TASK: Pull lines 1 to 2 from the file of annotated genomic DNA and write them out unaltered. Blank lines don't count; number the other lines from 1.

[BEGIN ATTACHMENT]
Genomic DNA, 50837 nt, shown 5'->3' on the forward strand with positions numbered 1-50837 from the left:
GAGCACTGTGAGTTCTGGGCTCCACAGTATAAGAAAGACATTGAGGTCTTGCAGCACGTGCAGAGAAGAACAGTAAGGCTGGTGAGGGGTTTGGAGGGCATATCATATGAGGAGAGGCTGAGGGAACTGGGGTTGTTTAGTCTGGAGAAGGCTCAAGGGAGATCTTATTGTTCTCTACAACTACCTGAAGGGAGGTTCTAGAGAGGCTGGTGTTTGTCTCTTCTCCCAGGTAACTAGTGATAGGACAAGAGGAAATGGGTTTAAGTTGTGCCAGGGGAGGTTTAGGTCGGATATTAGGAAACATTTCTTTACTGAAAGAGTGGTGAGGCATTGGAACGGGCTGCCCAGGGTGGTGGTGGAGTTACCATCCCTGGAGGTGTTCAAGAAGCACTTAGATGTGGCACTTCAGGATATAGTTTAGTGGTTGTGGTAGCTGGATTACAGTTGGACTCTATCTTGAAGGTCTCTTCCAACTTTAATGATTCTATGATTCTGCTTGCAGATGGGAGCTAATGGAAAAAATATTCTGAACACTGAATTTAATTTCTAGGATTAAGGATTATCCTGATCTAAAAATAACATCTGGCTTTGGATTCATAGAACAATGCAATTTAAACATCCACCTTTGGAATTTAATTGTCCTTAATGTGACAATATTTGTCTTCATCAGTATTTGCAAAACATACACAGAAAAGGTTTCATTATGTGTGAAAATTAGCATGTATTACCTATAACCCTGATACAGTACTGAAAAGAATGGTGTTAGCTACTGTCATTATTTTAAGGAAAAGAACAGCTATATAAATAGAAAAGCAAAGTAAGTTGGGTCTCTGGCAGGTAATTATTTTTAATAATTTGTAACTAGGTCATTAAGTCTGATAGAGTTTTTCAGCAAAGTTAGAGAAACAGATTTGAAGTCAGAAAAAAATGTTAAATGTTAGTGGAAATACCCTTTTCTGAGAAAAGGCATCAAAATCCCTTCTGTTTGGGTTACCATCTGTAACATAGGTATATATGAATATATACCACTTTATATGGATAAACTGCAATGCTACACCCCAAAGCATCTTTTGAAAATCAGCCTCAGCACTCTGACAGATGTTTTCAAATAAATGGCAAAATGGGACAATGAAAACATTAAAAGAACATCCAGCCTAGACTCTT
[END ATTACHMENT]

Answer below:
Genomic DNA, 50837 nt, shown 5'->3' on the forward strand with positions numbered 1-50837 from the left:
GAGCACTGTGAGTTCTGGGCTCCACAGTATAAGAAAGACATTGAGGTCTTGCAGCACGTGCAGAGAAGAACAGTAAGGCTGGTGAGGGGTTTGGAGGGCATATCATATGAGGAGAGGCTGAGGGAACTGGGGTTGTTTAGTCTGGAGAAGGCTCAAGGGAGATCTTATTGTTCTCTACAACTACCTGAAGGGAGGTTCTAGAGAGGCTGGTGTTTGTCTCTTCTCCCAGGTAACTAGTGATAGGACAAGAGGAAATGGGTTTAAGTTGTGCCAGGGGAGGTTTAGGTCGGATATTAGGAAACATTTCTTTACTGAAAGAGTGGTGAGGCATTGGAACGGGCTGCCCAGGGTGGTGGTGGAGTTACCATCCCTGGAGGTGTTCAAGAAGCACTTAGATGTGGCACTTCAGGATATAGTTTAGTGGTTGTGGTAGCTGGATTACAGTTGGACTCTATCTTGAAGGTCTCTTCCAACTTTAATGATTCTATGATTCTGCTTGCAGATGGGAGCTAATGGAAAAAATATTCTGAACACTGAATTTAATTTCTAGGATTAAGGATTATCCTGATCTAAAAATAACATCTGGCTTTGGATTCATAGAACAATGCAATTTAAACATCCACCTTTGGAATTTAATTGTCCTTAATGTGACAATATTTGTCTTCATCAGTATTTGCAAAACATACACAGAAAAGGTTTCATTATGTGTGAAAATTAGCATGTATTACCTATAACCCTGATACAGTACTGAAAAGAATGGTGTTAGCTACTGTCATTATTTTAAGGAAAAGAACAGCTATATAAATAGAAAAGCAAAGTAAGTTGGGTCTCTGGCAGGTAATTATTTTTAATAATTTGTAACTAGGTCATTAAGTCTGATAGAGTTTTTCAGCAAAGTTAGAGAAACAGATTTGAAGTCAGAAAAAAATGTTAAATGTTAGTGGAAATACCCTTTTCTGAGAAAAGGCATCAAAATCCCTTCTGTTTGGGTTACCATCTGTAACATAGGTATATATGAATATATACCACTTTATATGGATAAACTGCAATGCTACACCCCAAAGCATCTTTTGAAAATCAGCCTCAGCACTCTGACAGATGTTTTCAAATAAATGGCAAAATGGGACAATGAAAACATTAAAAGAACATCCAGCCTAGACTCTT